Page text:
The Rangers took a two-run lead in the seventh via home runs, which made Lance Lynn unhappy. Octavio Dotel was unhappy when the lead was increased to three runs by Ian Kinsler. Everyone was sure the Rangers were the World Series winners – almost everyone, that is. The intrepid Cardinals weren’t going to let defense and baserunning bungling ruin a perfectly good World Series game.
So Allen Craig did his Allen Craig thing and hit a home run. The Cardinals were only losing by two, but it became the ninth inning and things looked bleak. Albert Pujols doubled. Lance Berkman walked. Then there were two outs and David Freese came to the plate, the popup to the head guy. Down to his last strike, he hit a line drive to right, and Rangers outfielder Nelson Cruz thought he saw something whiz past him, but he wasn’t sure. Too late; it was a game-tying triple. David Freese forgot the popup to his head.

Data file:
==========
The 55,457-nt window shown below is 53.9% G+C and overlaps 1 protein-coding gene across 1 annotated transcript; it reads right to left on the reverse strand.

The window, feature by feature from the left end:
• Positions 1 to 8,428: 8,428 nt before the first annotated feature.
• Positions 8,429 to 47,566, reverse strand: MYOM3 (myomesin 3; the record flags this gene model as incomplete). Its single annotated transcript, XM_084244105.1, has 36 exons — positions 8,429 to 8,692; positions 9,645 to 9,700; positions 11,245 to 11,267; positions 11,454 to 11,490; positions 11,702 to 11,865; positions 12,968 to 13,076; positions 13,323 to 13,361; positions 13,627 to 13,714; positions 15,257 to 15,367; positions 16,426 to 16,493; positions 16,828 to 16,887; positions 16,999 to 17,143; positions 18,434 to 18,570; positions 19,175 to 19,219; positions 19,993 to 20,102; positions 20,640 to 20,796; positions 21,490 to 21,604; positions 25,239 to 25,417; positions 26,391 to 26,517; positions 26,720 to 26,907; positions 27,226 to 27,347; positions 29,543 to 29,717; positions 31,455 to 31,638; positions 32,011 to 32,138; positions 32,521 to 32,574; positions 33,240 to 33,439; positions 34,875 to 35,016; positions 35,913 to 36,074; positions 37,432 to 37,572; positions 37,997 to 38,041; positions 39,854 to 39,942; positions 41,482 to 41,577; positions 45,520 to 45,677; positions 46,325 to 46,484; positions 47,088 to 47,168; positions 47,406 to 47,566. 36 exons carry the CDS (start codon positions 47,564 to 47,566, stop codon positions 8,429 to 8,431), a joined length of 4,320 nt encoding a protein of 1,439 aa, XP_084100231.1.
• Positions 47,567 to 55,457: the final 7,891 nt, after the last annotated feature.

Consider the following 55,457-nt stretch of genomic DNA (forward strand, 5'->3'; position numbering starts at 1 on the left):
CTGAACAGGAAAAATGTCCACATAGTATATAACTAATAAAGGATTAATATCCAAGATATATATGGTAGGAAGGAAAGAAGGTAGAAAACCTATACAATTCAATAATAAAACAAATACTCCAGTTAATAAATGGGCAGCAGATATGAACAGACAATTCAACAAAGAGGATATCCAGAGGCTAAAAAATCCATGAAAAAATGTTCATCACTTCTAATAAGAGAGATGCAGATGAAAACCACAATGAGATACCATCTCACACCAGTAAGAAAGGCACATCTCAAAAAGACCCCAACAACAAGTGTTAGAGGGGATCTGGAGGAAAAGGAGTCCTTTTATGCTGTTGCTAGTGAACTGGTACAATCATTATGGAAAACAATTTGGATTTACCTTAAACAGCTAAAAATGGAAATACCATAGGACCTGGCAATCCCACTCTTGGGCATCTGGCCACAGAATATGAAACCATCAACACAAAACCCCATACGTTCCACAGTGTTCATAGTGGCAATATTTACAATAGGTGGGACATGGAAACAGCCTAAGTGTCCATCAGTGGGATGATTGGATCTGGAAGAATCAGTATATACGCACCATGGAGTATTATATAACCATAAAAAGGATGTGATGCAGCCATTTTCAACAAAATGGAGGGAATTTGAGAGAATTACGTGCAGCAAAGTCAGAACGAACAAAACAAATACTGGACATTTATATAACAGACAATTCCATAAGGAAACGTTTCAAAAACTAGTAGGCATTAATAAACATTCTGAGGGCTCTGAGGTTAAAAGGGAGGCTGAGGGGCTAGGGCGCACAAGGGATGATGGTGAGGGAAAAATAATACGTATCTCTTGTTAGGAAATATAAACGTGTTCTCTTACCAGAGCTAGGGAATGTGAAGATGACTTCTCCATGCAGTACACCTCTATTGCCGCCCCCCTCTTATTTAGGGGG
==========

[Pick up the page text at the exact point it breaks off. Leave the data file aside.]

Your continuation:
So extra innings happened. Josh Hamilton hit a two-run home run and the Rangers took their lead back. Again, it looked like the Rangers had won the World Series. Nuh-uh. In the home 10th, Daniel Descalso and Jon Jay reached base. Kyle Lohse bunted. Ryan Theriot grounded out and Descalso came home. Albert Pujols was sent to first base because the Rangers were afraid of him. They should have been afraid of Lance Berkman instead. With the final strike of the game just moments away for the second time, Berkman singled to tie the game. Again.
The Rangers didn’t score in the top of the 11th. Popup guy came to bat in the bottom of the 11th. He hit a home run to the grass in center field and Joe Buck told everyone listening that he would see them tomorrow night. Chaos ensued. Clothing was ripped off popup guy. There was much rejoicing. Tim McCarver didn’t understand how it all happened.
Game 7 came and the Rangers just didn’t have it in them. The rest is history. Glorious history.
(Editor’s note: Former ESPN scribe Anna McDonald recently published a series of articles consisting of extensive quotes from the newsmakers of the 2011 World Series. I encourage you to read them all, but here is the specific link to her Game 6 quotes.)